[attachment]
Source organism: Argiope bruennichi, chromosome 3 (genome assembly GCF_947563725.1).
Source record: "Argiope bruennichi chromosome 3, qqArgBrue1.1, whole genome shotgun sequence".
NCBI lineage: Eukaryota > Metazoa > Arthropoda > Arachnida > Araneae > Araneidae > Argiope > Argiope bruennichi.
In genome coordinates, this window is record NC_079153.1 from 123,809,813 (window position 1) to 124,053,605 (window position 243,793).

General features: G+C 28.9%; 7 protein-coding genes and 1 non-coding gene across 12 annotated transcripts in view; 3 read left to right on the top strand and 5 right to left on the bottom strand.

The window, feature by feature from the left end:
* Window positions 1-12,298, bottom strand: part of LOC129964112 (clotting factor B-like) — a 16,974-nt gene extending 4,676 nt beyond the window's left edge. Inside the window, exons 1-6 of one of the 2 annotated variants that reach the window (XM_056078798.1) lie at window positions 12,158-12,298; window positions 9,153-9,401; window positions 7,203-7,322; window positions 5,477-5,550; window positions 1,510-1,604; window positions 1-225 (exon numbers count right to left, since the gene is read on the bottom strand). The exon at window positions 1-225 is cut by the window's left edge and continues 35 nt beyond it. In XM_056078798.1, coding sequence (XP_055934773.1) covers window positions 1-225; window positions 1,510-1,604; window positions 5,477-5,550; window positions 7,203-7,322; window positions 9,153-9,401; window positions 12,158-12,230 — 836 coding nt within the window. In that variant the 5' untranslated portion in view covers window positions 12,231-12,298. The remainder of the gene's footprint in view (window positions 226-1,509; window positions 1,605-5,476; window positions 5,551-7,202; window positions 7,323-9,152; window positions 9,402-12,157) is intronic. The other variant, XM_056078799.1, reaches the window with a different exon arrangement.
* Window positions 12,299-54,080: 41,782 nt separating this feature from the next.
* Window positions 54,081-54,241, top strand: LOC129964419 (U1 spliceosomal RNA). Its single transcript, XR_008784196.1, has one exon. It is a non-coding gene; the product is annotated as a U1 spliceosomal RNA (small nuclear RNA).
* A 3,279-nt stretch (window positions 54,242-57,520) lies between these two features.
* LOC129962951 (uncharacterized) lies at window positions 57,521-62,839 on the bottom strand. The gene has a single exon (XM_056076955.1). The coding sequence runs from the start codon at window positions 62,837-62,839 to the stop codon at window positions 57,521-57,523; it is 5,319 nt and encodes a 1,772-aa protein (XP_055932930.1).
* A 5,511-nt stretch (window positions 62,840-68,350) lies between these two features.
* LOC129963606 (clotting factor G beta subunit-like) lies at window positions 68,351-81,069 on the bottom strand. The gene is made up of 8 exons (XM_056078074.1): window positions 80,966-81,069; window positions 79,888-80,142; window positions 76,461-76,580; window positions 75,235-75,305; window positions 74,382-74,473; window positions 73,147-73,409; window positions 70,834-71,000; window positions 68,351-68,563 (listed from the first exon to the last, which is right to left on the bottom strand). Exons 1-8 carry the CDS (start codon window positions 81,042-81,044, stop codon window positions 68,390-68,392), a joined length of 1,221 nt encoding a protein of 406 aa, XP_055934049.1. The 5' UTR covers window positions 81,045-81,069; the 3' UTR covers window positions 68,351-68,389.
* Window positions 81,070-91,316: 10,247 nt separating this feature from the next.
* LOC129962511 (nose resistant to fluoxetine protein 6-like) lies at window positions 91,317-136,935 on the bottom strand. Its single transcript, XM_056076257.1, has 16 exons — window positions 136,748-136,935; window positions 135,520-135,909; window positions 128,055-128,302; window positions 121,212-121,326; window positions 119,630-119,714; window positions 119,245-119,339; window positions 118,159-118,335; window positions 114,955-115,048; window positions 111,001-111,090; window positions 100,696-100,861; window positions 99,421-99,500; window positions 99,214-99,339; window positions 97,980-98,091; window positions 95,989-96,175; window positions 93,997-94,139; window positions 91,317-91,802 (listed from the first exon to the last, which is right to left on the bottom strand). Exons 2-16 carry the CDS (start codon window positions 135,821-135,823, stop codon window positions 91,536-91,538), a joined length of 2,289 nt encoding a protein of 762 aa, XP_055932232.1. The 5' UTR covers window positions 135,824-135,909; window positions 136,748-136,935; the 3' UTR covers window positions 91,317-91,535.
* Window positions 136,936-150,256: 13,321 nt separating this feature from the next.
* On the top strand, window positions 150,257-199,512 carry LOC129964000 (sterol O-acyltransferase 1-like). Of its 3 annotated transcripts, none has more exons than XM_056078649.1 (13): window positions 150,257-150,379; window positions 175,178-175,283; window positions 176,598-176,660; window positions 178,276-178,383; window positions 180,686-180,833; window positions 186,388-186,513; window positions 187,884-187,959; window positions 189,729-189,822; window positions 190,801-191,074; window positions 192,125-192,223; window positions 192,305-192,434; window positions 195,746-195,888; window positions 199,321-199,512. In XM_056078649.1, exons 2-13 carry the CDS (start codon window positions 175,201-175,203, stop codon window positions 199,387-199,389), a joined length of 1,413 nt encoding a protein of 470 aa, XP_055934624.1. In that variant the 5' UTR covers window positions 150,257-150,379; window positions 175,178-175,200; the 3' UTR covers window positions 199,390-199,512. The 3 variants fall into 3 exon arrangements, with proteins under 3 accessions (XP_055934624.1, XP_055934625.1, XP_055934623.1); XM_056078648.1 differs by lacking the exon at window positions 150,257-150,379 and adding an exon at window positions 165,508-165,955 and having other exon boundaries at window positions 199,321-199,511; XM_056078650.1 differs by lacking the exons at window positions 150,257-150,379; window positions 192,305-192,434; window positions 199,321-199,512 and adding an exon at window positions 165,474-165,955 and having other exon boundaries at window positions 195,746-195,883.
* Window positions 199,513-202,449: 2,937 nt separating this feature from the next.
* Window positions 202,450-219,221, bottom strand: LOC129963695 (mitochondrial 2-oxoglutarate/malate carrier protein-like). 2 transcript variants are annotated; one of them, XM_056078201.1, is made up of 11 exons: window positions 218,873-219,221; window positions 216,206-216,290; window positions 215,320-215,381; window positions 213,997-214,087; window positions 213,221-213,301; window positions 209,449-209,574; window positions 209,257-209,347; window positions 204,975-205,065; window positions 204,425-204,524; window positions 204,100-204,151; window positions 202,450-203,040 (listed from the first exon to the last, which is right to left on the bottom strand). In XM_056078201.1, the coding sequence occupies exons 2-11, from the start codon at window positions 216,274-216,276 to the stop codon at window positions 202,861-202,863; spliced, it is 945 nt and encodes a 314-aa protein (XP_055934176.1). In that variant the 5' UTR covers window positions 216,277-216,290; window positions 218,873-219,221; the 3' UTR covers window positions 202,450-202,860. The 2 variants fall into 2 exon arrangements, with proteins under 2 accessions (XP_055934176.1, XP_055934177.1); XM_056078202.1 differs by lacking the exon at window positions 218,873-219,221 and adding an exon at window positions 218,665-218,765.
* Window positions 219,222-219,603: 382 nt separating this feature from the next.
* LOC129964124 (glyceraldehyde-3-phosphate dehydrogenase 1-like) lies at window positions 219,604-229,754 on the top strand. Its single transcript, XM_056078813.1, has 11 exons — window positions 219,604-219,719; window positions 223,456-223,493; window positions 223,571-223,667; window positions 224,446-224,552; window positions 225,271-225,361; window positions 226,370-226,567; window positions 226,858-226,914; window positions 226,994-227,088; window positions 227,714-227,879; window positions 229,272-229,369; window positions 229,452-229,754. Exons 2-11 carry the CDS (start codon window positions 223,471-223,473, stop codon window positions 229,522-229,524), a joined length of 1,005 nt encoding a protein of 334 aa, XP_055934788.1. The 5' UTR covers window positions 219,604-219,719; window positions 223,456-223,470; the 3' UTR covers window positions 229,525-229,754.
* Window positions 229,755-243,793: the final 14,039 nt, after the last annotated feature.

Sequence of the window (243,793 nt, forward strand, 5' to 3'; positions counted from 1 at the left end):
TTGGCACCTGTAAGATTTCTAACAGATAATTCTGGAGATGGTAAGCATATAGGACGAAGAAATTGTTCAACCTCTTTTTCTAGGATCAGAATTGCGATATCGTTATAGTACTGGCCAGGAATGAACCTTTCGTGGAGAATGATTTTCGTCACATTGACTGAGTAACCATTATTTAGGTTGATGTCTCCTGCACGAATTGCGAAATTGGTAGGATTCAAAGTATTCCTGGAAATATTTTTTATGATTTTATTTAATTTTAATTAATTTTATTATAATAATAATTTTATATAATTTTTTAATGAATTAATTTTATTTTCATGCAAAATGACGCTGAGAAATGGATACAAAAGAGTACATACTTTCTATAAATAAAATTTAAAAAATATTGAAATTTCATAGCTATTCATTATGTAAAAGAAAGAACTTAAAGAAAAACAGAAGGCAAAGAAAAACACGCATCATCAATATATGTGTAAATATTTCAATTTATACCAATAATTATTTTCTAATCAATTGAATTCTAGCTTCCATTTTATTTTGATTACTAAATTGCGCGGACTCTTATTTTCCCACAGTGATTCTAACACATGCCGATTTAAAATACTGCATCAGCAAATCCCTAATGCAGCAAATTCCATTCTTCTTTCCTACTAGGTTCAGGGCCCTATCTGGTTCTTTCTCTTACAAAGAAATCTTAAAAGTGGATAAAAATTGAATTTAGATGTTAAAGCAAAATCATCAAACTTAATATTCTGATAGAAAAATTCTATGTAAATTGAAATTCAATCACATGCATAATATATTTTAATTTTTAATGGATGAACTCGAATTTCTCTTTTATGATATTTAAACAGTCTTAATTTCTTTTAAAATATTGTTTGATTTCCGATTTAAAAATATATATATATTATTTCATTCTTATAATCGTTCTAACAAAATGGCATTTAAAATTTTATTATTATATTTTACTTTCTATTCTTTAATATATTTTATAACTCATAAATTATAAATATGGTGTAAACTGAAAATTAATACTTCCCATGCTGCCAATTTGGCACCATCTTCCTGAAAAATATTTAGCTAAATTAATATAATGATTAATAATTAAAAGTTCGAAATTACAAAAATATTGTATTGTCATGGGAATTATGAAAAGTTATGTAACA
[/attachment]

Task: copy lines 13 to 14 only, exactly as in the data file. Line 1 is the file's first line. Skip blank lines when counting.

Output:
* LOC129963606 (clotting factor G beta subunit-like) lies at window positions 68,351-81,069 on the bottom strand. The gene is made up of 8 exons (XM_056078074.1): window positions 80,966-81,069; window positions 79,888-80,142; window positions 76,461-76,580; window positions 75,235-75,305; window positions 74,382-74,473; window positions 73,147-73,409; window positions 70,834-71,000; window positions 68,351-68,563 (listed from the first exon to the last, which is right to left on the bottom strand). Exons 1-8 carry the CDS (start codon window positions 81,042-81,044, stop codon window positions 68,390-68,392), a joined length of 1,221 nt encoding a protein of 406 aa, XP_055934049.1. The 5' UTR covers window positions 81,045-81,069; the 3' UTR covers window positions 68,351-68,389.
* Window positions 81,070-91,316: 10,247 nt separating this feature from the next.